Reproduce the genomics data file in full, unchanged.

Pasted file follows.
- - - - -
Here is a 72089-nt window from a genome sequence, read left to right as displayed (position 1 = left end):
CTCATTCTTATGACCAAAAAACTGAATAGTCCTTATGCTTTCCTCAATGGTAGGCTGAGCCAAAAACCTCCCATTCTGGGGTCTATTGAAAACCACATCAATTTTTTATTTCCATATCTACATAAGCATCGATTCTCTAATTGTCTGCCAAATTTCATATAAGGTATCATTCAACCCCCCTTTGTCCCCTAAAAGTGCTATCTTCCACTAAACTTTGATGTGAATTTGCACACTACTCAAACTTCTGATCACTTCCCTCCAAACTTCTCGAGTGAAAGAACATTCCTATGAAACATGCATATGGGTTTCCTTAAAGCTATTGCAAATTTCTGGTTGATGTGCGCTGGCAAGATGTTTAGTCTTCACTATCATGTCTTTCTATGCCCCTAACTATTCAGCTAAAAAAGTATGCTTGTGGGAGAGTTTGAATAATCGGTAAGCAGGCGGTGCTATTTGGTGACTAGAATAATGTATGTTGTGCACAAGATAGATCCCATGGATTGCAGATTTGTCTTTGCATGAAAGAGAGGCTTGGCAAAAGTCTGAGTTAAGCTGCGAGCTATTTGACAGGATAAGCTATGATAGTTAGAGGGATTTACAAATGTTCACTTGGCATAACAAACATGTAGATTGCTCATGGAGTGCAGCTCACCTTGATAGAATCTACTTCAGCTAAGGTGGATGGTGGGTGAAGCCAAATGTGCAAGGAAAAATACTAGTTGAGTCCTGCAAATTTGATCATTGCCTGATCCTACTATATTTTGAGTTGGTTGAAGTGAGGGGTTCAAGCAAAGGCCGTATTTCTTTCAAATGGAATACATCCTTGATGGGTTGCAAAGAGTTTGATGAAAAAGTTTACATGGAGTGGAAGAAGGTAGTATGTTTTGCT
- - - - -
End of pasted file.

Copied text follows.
Here is a 72089-nt window from a genome sequence, read left to right as displayed (position 1 = left end):
CTCATTCTTATGACCAAAAAACTGAATAGTCCTTATGCTTTCCTCAATGGTAGGCTGAGCCAAAAACCTCCCATTCTGGGGTCTATTGAAAACCACATCAATTTTTTATTTCCATATCTACATAAGCATCGATTCTCTAATTGTCTGCCAAATTTCATATAAGGTATCATTCAACCCCCCTTTGTCCCCTAAAAGTGCTATCTTCCACTAAACTTTGATGTGAATTTGCACACTACTCAAACTTCTGATCACTTCCCTCCAAACTTCTCGAGTGAAAGAACATTCCTATGAAACATGCATATGGGTTTCCTTAAAGCTATTGCAAATTTCTGGTTGATGTGCGCTGGCAAGATGTTTAGTCTTCACTATCATGTCTTTCTATGCCCCTAACTATTCAGCTAAAAAAGTATGCTTGTGGGAGAGTTTGAATAATCGGTAAGCAGGCGGTGCTATTTGGTGACTAGAATAATGTATGTTGTGCACAAGATAGATCCCATGGATTGCAGATTTGTCTTTGCATGAAAGAGAGGCTTGGCAAAAGTCTGAGTTAAGCTGCGAGCTATTTGACAGGATAAGCTATGATAGTTAGAGGGATTTACAAATGTTCACTTGGCATAACAAACATGTAGATTGCTCATGGAGTGCAGCTCACCTTGATAGAATCTACTTCAGCTAAGGTGGATGGTGGGTGAAGCCAAATGTGCAAGGAAAAATACTAGTTGAGTCCTGCAAATTTGATCATTGCCTGATCCTACTATATTTTGAGTTGGTTGAAGTGAGGGGTTCAAGCAAAGGCCGTATTTCTTTCAAATGGAATACATCCTTGATGGGTTGCAAAGAGTTTGATGAAAAAGTTTACATGGAGTGGAAGAAGGTAGTATGTTTTGCT